Contents from the Mount Polley Mine tailings pond is pictured going down the Hazeltine Creek into Quesnel Lake near the town of Likely, B.C. on August, 5, 2014. Imperial Metals announced Monday it will suspend operations at Mount Polley at the end of May 2019. THE CANADIAN PRESS/Jonathan Hayward

B.C.’s Mount Polley Mine to suspend operations due to sliding copper prices

Company said the suspension plan includes milling to end of May 2019

  • Jan. 7, 2019 5:43 p.m.

Imperial Metals announced Monday it will suspend operations at Mount Polley Mine near Likely at the end of May, 2019 due to falling copper prices.

The suspension will impact between 110 and 115 union employees, said Dan Will, business agent for United Steelworkers Local 1-2017. Many of those impacted workers live in Williams Lake and the surrounding area.

“It’s not good for the community, it’s not good for the workers, not good for anybody” said Will, who received the news via a phone call Monday from mine manager Dale Reimer.

“It was news to the union but we’ve known that the price of copper has been going down.”

Imperial Metals president Brian Kynoch said about 250 people will be impacted in total.

“About two thirds of our workforce is unionized and about a third aren’t,” he said Tuesday.

In a news release, Imperial Metals said the suspension plan includes milling of low grade stockpiles which is targeted to extend operations to the spring shutdown. There will be no impact to the mine’s ongoing environmental monitoring and remediation program in relation to the 2014 spill, the company confirmed.

“Full operations will resume once the economics of mining at Mount Polley improve.”

Read More: Disciplinary hearings announced regarding Mount Polley Mine breach

Read More: Mount Polley and USW reach agreement

During a public meeting held in Williams Lake in December, Lyn Anglin, vice president of environmental affairs said the on-going dredging of the Springer Pit, which was the temporary holding facility following the breach, continued to be delayed. She said they had hoped they would be able to use the Springer Pit to resume mining for new material.

Kynoch said while the inability to mine the Springer Pit for more material is a factor, it is the price of copper that drove the decision to suspend operations.

“If the price of copper had been over $3 we could have found a way to keep going but at less than $3 it doesn’t work,” he said. “We just couldn’t figure out a way that we could get through this year. It still has some good years left but it needs some capital to get to those years. There’s more ore but we need to move some stuff out before we can get to it.”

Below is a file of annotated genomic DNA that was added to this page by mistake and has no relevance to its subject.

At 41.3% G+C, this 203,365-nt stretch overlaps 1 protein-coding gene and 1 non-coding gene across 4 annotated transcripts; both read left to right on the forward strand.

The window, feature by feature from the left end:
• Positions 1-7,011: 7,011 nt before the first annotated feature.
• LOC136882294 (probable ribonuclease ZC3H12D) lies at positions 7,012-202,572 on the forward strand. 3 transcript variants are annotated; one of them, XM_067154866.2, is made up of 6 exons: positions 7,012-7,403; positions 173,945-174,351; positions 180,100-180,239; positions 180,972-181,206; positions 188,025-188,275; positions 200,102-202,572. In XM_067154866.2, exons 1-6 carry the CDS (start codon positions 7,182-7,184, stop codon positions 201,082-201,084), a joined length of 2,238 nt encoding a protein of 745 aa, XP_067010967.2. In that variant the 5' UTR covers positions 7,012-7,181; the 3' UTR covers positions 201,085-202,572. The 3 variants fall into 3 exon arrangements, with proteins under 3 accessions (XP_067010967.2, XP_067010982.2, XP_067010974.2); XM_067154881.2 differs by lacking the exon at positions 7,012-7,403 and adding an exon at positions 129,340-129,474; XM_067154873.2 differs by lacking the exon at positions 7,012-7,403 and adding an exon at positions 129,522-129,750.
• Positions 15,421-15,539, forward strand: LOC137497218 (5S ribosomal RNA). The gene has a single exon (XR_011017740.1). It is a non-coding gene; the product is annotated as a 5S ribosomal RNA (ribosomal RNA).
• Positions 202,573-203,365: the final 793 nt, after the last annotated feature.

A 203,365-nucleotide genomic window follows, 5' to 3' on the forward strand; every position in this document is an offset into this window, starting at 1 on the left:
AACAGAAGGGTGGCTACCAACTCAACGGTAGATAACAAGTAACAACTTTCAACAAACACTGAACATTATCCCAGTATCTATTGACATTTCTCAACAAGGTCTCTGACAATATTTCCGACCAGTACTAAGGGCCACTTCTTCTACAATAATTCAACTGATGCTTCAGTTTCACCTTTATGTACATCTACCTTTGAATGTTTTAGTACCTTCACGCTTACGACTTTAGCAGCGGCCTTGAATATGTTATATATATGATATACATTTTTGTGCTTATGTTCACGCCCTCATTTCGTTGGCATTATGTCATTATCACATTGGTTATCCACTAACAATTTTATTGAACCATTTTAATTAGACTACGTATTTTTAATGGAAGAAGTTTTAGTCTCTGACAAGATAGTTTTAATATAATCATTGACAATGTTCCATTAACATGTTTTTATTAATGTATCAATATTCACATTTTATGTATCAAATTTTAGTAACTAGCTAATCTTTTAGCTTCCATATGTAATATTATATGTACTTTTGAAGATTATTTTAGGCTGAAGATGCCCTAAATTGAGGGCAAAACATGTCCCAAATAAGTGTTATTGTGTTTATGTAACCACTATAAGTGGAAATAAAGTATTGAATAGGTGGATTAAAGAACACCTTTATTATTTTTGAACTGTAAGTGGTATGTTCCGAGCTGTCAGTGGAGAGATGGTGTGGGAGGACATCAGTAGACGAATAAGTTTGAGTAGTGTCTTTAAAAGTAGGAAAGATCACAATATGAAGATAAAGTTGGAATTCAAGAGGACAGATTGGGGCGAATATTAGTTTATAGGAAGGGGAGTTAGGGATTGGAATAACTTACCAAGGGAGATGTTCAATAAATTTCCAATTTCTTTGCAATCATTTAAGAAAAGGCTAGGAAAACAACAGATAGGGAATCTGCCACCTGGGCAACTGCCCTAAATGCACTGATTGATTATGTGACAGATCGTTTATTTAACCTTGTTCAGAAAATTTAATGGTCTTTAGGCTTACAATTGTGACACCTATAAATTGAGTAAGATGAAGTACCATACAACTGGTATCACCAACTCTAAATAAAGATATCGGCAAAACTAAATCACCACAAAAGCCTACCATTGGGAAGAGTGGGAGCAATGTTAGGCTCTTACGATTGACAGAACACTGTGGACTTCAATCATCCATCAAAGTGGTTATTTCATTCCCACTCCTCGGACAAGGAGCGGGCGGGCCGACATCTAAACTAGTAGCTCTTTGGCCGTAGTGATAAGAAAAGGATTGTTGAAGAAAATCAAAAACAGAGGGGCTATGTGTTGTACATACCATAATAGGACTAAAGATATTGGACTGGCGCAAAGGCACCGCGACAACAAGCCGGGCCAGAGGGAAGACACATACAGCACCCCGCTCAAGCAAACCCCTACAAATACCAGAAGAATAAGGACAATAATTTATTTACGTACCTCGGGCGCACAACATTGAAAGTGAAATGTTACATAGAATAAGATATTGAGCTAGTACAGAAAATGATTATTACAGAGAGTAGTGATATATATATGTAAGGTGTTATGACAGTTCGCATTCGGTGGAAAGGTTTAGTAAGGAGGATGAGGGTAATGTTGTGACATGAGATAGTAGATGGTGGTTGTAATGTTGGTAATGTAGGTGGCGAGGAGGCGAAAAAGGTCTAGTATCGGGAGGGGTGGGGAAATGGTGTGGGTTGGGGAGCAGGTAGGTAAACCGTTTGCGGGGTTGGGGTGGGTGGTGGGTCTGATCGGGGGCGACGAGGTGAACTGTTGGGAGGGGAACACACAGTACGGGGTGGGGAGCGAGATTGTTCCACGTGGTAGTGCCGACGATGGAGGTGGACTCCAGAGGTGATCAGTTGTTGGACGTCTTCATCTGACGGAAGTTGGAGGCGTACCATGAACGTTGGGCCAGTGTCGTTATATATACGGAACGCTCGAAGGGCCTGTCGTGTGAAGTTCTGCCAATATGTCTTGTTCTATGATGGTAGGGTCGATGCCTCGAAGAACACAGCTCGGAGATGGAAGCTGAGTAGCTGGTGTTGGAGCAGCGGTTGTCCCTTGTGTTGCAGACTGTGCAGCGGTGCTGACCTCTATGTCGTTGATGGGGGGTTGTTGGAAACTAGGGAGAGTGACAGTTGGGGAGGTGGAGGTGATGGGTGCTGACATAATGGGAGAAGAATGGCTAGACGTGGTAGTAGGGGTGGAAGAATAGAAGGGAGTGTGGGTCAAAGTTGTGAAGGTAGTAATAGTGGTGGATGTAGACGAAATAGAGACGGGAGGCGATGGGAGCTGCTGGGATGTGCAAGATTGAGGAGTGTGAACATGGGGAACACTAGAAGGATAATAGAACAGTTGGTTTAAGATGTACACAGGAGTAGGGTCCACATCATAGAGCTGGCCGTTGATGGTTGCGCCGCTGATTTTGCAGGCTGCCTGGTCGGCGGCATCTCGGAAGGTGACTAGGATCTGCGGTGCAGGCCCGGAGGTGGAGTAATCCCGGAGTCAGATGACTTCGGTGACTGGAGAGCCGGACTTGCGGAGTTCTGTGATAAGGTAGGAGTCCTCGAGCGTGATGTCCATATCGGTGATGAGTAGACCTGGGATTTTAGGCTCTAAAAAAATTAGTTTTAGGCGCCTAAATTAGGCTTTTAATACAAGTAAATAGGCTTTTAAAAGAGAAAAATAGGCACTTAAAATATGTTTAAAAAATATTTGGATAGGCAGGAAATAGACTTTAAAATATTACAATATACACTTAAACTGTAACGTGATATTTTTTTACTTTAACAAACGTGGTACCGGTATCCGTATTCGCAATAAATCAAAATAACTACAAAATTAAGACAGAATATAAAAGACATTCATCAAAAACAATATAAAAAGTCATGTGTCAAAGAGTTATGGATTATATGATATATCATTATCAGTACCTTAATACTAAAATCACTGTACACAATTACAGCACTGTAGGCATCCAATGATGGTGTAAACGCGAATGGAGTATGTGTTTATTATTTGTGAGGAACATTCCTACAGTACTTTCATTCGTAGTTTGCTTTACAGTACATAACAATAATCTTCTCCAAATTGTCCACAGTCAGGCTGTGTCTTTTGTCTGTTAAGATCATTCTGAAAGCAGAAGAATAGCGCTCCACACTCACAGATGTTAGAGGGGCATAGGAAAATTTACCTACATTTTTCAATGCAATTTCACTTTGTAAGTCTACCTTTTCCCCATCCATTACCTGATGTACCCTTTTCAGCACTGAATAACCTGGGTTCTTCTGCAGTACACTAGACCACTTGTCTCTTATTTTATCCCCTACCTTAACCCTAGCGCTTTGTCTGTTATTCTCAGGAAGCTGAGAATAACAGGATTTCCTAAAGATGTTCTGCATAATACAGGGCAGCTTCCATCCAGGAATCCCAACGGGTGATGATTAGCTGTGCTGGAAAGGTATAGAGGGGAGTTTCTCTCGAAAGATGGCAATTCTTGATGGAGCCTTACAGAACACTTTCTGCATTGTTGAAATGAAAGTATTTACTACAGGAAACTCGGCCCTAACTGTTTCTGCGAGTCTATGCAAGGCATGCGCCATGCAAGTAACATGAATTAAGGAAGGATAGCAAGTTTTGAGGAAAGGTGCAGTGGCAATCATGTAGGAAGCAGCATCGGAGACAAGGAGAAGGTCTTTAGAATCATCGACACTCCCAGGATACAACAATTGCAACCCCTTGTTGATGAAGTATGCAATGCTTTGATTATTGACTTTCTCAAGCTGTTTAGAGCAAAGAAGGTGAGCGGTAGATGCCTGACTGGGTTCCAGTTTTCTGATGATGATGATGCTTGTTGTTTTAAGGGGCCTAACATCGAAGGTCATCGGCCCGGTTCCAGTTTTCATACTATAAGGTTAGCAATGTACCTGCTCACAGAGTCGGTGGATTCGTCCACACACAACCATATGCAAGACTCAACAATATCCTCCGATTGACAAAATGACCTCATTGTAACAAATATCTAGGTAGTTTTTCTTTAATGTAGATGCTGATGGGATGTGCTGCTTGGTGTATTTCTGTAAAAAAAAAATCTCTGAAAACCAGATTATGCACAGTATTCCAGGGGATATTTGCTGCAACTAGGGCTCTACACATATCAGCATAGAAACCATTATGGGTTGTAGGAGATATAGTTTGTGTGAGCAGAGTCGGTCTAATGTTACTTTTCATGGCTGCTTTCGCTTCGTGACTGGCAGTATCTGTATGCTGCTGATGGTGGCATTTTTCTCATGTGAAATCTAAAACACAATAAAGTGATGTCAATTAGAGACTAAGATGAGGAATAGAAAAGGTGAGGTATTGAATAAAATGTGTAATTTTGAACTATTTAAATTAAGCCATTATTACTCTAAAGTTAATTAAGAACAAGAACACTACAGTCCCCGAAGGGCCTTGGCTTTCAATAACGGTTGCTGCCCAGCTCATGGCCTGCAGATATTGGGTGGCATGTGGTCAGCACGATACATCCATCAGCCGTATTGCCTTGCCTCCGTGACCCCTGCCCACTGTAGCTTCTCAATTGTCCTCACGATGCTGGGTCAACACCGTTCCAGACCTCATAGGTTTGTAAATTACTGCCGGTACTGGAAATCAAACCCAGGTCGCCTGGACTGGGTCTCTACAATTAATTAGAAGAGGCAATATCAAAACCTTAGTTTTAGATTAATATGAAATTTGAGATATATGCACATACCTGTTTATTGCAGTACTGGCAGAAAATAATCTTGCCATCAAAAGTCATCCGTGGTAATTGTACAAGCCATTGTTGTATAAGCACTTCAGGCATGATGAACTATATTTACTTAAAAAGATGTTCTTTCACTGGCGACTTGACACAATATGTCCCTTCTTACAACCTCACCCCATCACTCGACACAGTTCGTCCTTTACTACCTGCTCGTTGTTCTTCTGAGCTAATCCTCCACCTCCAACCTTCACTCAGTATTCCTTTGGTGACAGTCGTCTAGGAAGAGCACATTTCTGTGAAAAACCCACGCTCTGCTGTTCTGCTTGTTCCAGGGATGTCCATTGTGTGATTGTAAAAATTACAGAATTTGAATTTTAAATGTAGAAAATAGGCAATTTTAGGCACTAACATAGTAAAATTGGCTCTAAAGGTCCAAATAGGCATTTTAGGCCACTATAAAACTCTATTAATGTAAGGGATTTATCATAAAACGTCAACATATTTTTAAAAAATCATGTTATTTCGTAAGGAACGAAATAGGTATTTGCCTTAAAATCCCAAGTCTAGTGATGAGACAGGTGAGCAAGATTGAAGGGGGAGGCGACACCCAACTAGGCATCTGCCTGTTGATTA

Reacting Cariboo Chilcotin MLA Donna Barnett said the suspension of operations will be devastating to workers, the community and families.

“This affects over a 1,000 people when you consider suppliers, truck drivers and schools, it will affect everybody in some way in business,” Barnett said. “It’s a sad thing when anything like this happens.”

While the price of copper is down, Barnett said business are struggling to survive added costs such as the new employer tax, carbon tax and income tax.

“Even the permitting process for permitting these days is an absolute nightmare,” Barnett added. “I’m just very concerned about the atmosphere out there for all resource industries in British Columbia.”

Mount Polley mine is located in south-central British Columbia, 56 kilometres northeast of Williams Lake.

The Mount Polley mine is owned and operated by Mount Polley Mining Corporation, a subsidiary of Imperial Metals.



news@wltribune.com

Like us on Facebook and follow us on Twitter

Just Posted

The shootout at the Bechtel Ferry: 1945

On August 24, 1945, Charles Bechtel, age 66, was killed by the BC Provincial Police just south of the ranch.

A Bright Idea: Studio Arts students’ exhibition

Mount Baker Secondary School Visual Arts students’ hosted their end of semester art show Jan. 17

Hospice seeks clients for Live & Learn Program

After a successful two-year trial period, the Cranbrook and Kimberley Hospice Society is renewing its Live and Learn day program, and is putting out the word to prospective clients.

Cranbrook, Kimberley mayors discuss local issues at business event

Mayor Lee Pratt and Mayor Don McCormick sound off on economic development, housing, and wildfires

Shades of Green Ladies Bonspiel to make you believe

The annual event is looking for teams to compete in the “it’s only make believe,” themed bonspiel.

VIDEO: Students in MAGA hats mock Native American at Indigenous Peoples March

Diocese in Kentucky says it is investigating the matter, caught on video by onlookers

Five steps for examining our lives

Rev. Yme Woensdregt The last few weeks, I’ve written some columns about… Continue reading

Want to avoid the speculation tax on your vacant home? Rent it out, Horgan says

Premier John Horgan and Sheila Malcolmson say speculation and vacancy tax addresses homelessness

CONSUMER REPORT: What to buy each month in 2019 to save money

Resolve to buy all of the things you want and need, but pay less money for them

UPDATE: B.C. woman and boy, 6, found safe, RCMP confirm

Roseanne Supernault says both she and her six-year-old nephew are fine and she has contacted police

PHOTOS: Women’s Marches take to the streets across B.C. and beyond

Women and allies marched worldwide protesting violence against women, calling for equality

Anxiety in Alaska as endless aftershocks rattle residents

Seismologists expect the temblors to continue for months, although the frequency has lessened

Women’s March returns across the U.S. amid shutdown and controversy

The original march in 2017, the day after President Donald Trump’s inauguration, drew hundreds of thousands of people

Federal Liberals announce former B.C. MLA as new candidate in byelection

Richard Lee will face off against federal NDP leader Jagmeet Singh

Most Read